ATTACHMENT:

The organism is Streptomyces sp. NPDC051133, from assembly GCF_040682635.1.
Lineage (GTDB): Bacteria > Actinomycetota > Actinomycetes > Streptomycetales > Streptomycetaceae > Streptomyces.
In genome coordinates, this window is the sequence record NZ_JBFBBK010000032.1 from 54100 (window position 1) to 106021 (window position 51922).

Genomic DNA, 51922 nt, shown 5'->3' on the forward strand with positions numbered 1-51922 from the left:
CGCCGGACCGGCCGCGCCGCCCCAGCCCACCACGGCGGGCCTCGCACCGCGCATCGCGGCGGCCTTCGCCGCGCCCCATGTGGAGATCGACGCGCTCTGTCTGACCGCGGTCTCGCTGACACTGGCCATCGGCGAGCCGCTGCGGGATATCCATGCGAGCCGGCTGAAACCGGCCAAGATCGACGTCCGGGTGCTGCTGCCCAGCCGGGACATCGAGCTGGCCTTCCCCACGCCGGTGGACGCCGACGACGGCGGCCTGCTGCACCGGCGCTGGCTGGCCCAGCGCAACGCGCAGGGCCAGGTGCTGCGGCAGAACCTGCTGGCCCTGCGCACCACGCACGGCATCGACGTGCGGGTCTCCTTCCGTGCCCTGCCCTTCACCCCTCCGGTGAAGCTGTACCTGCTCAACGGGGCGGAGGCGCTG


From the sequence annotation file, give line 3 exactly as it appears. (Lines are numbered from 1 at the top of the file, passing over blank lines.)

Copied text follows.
In genome coordinates, this window is the sequence record NZ_JBFBBK010000032.1 from 54100 (window position 1) to 106021 (window position 51922).